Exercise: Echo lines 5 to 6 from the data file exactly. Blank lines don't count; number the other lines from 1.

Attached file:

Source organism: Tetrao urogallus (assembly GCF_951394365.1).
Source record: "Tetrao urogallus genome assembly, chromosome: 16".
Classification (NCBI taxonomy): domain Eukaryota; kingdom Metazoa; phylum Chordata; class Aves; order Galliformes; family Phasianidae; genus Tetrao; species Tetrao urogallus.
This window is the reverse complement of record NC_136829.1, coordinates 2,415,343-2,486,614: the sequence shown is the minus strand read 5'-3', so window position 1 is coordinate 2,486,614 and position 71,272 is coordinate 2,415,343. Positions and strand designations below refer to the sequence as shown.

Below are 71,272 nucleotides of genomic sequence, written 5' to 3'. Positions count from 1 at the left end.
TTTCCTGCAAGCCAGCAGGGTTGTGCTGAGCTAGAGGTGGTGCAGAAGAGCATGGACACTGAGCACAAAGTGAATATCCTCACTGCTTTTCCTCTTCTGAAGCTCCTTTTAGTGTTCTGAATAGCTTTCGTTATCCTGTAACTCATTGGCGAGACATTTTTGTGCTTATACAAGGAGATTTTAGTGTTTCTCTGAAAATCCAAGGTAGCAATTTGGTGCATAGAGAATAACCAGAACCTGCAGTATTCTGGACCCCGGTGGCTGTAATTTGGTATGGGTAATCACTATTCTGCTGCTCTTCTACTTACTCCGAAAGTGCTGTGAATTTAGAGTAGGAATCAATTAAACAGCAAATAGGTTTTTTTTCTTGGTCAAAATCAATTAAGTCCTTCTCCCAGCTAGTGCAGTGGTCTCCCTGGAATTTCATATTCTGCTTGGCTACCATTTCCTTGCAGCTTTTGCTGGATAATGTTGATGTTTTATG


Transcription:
Below are 71,272 nucleotides of genomic sequence, written 5' to 3'. Positions count from 1 at the left end.
TTTCCTGCAAGCCAGCAGGGTTGTGCTGAGCTAGAGGTGGTGCAGAAGAGCATGGACACTGAGCACAAAGTGAATATCCTCACTGCTTTTCCTCTTCTGAAGCTCCTTTTAGTGTTCTGAATAGCTTTCGTTATCCTGTAACTCATTGGCGAGACATTTTTGTGCTTATACAAGGAGATTTTAGTGTTTCTCTGAAAATCCAAGGTAGCAATTTGGTGCATAGAGAATAACCAGAACCTGCAGTATTCTGGACCCCGGTGGCTGTAATTTGGTATGGGTAATCACTATTCTGCTGCTCTTCTACTTACTCCGAAAGTGCTGTGAATTTAGAGTAGGAATCAATTAAACAGCAAATAGGTTTTTTTTCTTGGTCAAAATCAATTAAGTCCTTCTCCCAGCTAGTGCAGTGGTCTCCCTGGAATTTCATATTCTGCTTGGCTACCATTTCCTTGCAGCTTTTGCTGGATAATGTTGATGTTTTATG